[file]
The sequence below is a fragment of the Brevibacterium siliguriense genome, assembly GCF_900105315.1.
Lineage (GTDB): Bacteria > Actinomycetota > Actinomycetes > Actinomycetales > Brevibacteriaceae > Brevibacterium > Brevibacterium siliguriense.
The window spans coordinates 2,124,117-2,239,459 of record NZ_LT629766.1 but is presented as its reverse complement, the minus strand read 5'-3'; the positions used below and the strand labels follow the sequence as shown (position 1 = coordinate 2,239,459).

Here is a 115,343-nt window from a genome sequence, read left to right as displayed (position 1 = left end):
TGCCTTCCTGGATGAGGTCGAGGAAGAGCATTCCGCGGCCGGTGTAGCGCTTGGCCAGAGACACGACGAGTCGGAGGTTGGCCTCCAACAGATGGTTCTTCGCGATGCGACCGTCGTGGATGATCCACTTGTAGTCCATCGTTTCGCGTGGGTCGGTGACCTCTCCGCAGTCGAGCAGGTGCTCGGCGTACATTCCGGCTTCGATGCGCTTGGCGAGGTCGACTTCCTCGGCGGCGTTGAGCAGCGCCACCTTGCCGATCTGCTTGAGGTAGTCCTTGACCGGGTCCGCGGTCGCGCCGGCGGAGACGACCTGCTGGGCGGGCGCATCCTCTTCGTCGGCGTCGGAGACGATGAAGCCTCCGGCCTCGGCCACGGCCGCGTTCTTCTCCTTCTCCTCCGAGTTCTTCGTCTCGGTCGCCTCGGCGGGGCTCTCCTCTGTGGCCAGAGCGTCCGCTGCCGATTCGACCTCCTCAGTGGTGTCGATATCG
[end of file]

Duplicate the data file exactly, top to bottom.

The sequence below is a fragment of the Brevibacterium siliguriense genome, assembly GCF_900105315.1.
Lineage (GTDB): Bacteria > Actinomycetota > Actinomycetes > Actinomycetales > Brevibacteriaceae > Brevibacterium > Brevibacterium siliguriense.
The window spans coordinates 2,124,117-2,239,459 of record NZ_LT629766.1 but is presented as its reverse complement, the minus strand read 5'-3'; the positions used below and the strand labels follow the sequence as shown (position 1 = coordinate 2,239,459).

Here is a 115,343-nt window from a genome sequence, read left to right as displayed (position 1 = left end):
TGCCTTCCTGGATGAGGTCGAGGAAGAGCATTCCGCGGCCGGTGTAGCGCTTGGCCAGAGACACGACGAGTCGGAGGTTGGCCTCCAACAGATGGTTCTTCGCGATGCGACCGTCGTGGATGATCCACTTGTAGTCCATCGTTTCGCGTGGGTCGGTGACCTCTCCGCAGTCGAGCAGGTGCTCGGCGTACATTCCGGCTTCGATGCGCTTGGCGAGGTCGACTTCCTCGGCGGCGTTGAGCAGCGCCACCTTGCCGATCTGCTTGAGGTAGTCCTTGACCGGGTCCGCGGTCGCGCCGGCGGAGACGACCTGCTGGGCGGGCGCATCCTCTTCGTCGGCGTCGGAGACGATGAAGCCTCCGGCCTCGGCCACGGCCGCGTTCTTCTCCTTCTCCTCCGAGTTCTTCGTCTCGGTCGCCTCGGCGGGGCTCTCCTCTGTGGCCAGAGCGTCCGCTGCCGATTCGACCTCCTCAGTGGTGTCGATATCG